The Fair Housing Act of 1968 prevents any landlord from discriminating against potential tenants. That may sound simple and straightforward. However, there are many more aspects of this act that New York landlords must understand, so they can avoid accusations of discrimination.
For example, landlords cannot deny potential tenants housing based on their physical or mental disability. They might also have to provide reasonable accommodations for that tenant.
What are some reasonable accommodations landlords might have to make?
Under the Fair Housing Act, most landlords must make reasonable accommodations for any tenants with disabilities. There are a few exceptions, but they are rare. Modifications under this act might include things such as:
- Building ramps or elevators for easy accessibility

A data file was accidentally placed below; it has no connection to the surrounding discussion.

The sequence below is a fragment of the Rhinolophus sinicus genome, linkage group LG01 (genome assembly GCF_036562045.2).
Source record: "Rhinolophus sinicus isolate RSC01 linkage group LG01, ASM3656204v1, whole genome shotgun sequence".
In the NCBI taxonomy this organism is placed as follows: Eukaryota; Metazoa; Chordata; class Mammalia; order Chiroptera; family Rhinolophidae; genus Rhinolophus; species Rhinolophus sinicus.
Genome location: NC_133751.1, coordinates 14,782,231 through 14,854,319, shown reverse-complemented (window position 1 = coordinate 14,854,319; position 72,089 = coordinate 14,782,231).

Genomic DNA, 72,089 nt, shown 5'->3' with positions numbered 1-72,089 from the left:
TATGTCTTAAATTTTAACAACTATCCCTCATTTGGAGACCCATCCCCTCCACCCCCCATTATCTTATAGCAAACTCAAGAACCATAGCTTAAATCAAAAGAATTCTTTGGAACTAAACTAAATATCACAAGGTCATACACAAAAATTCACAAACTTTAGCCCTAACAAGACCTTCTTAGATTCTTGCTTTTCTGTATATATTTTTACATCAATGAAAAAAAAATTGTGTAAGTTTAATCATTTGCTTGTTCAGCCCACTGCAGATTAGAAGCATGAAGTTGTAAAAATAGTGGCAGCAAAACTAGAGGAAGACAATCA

- Installing Braille print on signs and plaques
- Adding rails in the tenant’s room and bathroom
Landlords must pay for these modifications. However, these modifications should not cost landlords excessively. They might even be able to obtain insurance or federal grants to cover these costs.
Accommodations are not just physical
Most landlords might think that providing accommodations only requires them to make physical modifications to their property. However, it can also include making reasonable exceptions to the rental property’s policies.
For example, most rental properties in New York have a strict “no pets” policy. If a tenant with a disability has a service animal, then landlords might have to adjust that tenant’s rental agreement to permit the service animal on the property.
Why is it essential to provide these accommodations?
Denying an individual reasonable accommodations to meet their needs could lead some landlords to face complaints or even lawsuits claiming discrimination.
Handling lawsuits like this can be incredibly complex, and cost landlords much more than making these adjustments could. If landlords have any questions about the Fair Housing Act or modifications, they should consult an experienced attorney to determine how they should move forward and protect their rights.